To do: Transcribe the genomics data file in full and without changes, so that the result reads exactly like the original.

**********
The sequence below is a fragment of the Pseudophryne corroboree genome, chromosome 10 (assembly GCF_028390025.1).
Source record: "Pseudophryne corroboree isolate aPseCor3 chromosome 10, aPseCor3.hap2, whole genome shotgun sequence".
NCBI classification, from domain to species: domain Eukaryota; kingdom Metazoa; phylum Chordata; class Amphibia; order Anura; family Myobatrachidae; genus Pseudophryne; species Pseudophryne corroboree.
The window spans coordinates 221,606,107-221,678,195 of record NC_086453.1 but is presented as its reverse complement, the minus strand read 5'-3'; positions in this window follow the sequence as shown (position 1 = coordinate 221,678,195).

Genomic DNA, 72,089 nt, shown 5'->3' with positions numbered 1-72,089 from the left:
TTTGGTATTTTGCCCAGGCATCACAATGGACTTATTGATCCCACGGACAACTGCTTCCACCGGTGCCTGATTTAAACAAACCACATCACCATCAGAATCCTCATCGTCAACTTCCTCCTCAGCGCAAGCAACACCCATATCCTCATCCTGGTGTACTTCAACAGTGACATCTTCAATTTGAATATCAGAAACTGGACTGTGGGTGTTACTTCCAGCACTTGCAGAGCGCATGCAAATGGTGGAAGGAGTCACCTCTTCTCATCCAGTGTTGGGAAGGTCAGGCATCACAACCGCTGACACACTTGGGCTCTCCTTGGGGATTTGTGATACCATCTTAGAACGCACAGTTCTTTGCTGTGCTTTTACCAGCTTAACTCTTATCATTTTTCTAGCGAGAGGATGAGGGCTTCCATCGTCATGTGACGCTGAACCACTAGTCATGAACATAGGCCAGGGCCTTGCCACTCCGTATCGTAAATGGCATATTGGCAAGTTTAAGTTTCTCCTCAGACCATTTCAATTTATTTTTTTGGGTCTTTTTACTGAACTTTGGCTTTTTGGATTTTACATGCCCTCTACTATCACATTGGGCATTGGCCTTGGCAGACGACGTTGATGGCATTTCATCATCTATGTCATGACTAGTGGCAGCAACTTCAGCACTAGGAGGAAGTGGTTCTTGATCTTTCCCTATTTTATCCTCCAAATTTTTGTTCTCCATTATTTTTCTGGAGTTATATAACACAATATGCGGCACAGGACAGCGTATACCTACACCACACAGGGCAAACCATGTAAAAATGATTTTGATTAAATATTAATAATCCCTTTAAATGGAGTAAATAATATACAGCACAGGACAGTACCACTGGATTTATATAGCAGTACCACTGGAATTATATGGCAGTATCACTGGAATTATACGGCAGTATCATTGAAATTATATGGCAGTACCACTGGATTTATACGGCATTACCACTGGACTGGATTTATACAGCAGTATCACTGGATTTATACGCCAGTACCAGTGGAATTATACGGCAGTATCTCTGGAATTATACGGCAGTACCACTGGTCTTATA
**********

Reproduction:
The sequence below is a fragment of the Pseudophryne corroboree genome, chromosome 10 (assembly GCF_028390025.1).
Source record: "Pseudophryne corroboree isolate aPseCor3 chromosome 10, aPseCor3.hap2, whole genome shotgun sequence".
NCBI classification, from domain to species: domain Eukaryota; kingdom Metazoa; phylum Chordata; class Amphibia; order Anura; family Myobatrachidae; genus Pseudophryne; species Pseudophryne corroboree.
The window spans coordinates 221,606,107-221,678,195 of record NC_086453.1 but is presented as its reverse complement, the minus strand read 5'-3'; positions in this window follow the sequence as shown (position 1 = coordinate 221,678,195).

Genomic DNA, 72,089 nt, shown 5'->3' with positions numbered 1-72,089 from the left:
TTTGGTATTTTGCCCAGGCATCACAATGGACTTATTGATCCCACGGACAACTGCTTCCACCGGTGCCTGATTTAAACAAACCACATCACCATCAGAATCCTCATCGTCAACTTCCTCCTCAGCGCAAGCAACACCCATATCCTCATCCTGGTGTACTTCAACAGTGACATCTTCAATTTGAATATCAGAAACTGGACTGTGGGTGTTACTTCCAGCACTTGCAGAGCGCATGCAAATGGTGGAAGGAGTCACCTCTTCTCATCCAGTGTTGGGAAGGTCAGGCATCACAACCGCTGACACACTTGGGCTCTCCTTGGGGATTTGTGATACCATCTTAGAACGCACAGTTCTTTGCTGTGCTTTTACCAGCTTAACTCTTATCATTTTTCTAGCGAGAGGATGAGGGCTTCCATCGTCATGTGACGCTGAACCACTAGTCATGAACATAGGCCAGGGCCTTGCCACTCCGTATCGTAAATGGCATATTGGCAAGTTTAAGTTTCTCCTCAGACCATTTCAATTTATTTTTTTGGGTCTTTTTACTGAACTTTGGCTTTTTGGATTTTACATGCCCTCTACTATCACATTGGGCATTGGCCTTGGCAGACGACGTTGATGGCATTTCATCATCTATGTCATGACTAGTGGCAGCAACTTCAGCACTAGGAGGAAGTGGTTCTTGATCTTTCCCTATTTTATCCTCCAAATTTTTGTTCTCCATTATTTTTCTGGAGTTATATAACACAATATGCGGCACAGGACAGCGTATACCTACACCACACAGGGCAAACCATGTAAAAATGATTTTGATTAAATATTAATAATCCCTTTAAATGGAGTAAATAATATACAGCACAGGACAGTACCACTGGATTTATATAGCAGTACCACTGGAATTATATGGCAGTATCACTGGAATTATACGGCAGTATCATTGAAATTATATGGCAGTACCACTGGATTTATACGGCATTACCACTGGACTGGATTTATACAGCAGTATCACTGGATTTATACGCCAGTACCAGTGGAATTATACGGCAGTATCTCTGGAATTATACGGCAGTACCACTGGTCTTATA